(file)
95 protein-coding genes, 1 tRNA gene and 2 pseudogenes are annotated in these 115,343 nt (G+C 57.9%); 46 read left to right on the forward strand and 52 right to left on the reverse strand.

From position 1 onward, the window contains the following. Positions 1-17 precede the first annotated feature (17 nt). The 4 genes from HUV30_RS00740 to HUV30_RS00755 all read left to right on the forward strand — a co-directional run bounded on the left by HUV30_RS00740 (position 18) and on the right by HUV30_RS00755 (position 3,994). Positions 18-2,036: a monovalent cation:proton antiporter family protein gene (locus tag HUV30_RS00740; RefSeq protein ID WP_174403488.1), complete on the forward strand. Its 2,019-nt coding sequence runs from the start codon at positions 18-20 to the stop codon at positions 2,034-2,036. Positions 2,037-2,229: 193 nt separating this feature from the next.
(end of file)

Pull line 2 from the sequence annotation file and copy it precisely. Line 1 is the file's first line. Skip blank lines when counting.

From position 1 onward, the window contains the following. Positions 1-17 precede the first annotated feature (17 nt). The 4 genes from HUV30_RS00740 to HUV30_RS00755 all read left to right on the forward strand — a co-directional run bounded on the left by HUV30_RS00740 (position 18) and on the right by HUV30_RS00755 (position 3,994). Positions 18-2,036: a monovalent cation:proton antiporter family protein gene (locus tag HUV30_RS00740; RefSeq protein ID WP_174403488.1), complete on the forward strand. Its 2,019-nt coding sequence runs from the start codon at positions 18-20 to the stop codon at positions 2,034-2,036. Positions 2,037-2,229: 193 nt separating this feature from the next.